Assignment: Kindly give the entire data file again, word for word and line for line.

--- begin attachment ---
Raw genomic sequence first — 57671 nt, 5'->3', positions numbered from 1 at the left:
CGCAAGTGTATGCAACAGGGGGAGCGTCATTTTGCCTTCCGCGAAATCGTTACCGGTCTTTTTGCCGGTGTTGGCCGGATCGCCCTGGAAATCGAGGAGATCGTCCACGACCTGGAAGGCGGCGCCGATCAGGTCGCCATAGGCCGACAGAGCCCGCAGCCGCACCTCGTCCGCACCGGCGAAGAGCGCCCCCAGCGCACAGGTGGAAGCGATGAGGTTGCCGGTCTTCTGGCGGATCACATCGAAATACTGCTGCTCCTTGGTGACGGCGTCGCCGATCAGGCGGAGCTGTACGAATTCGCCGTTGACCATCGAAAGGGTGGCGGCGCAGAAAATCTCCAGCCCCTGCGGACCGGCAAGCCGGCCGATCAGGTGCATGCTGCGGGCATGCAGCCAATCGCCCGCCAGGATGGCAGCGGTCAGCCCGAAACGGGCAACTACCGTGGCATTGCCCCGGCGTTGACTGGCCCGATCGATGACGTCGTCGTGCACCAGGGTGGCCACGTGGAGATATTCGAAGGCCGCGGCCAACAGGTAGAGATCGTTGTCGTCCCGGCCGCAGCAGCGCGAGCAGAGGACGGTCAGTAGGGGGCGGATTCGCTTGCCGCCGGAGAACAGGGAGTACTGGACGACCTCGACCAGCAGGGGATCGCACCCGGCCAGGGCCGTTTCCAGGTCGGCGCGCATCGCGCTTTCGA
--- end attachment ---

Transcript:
Raw genomic sequence first — 57671 nt, 5'->3', positions numbered from 1 at the left:
CGCAAGTGTATGCAACAGGGGGAGCGTCATTTTGCCTTCCGCGAAATCGTTACCGGTCTTTTTGCCGGTGTTGGCCGGATCGCCCTGGAAATCGAGGAGATCGTCCACGACCTGGAAGGCGGCGCCGATCAGGTCGCCATAGGCCGACAGAGCCCGCAGCCGCACCTCGTCCGCACCGGCGAAGAGCGCCCCCAGCGCACAGGTGGAAGCGATGAGGTTGCCGGTCTTCTGGCGGATCACATCGAAATACTGCTGCTCCTTGGTGACGGCGTCGCCGATCAGGCGGAGCTGTACGAATTCGCCGTTGACCATCGAAAGGGTGGCGGCGCAGAAAATCTCCAGCCCCTGCGGACCGGCAAGCCGGCCGATCAGGTGCATGCTGCGGGCATGCAGCCAATCGCCCGCCAGGATGGCAGCGGTCAGCCCGAAACGGGCAACTACCGTGGCATTGCCCCGGCGTTGACTGGCCCGATCGATGACGTCGTCGTGCACCAGGGTGGCCACGTGGAGATATTCGAAGGCCGCGGCCAACAGGTAGAGATCGTTGTCGTCCCGGCCGCAGCAGCGCGAGCAGAGGACGGTCAGTAGGGGGCGGATTCGCTTGCCGCCGGAGAACAGGGAGTACTGGACGACCTCGACCAGCAGGGGATCGCACCCGGCCAGGGCCGTTTCCAGGTCGGCGCGCATCGCGCTTTCGA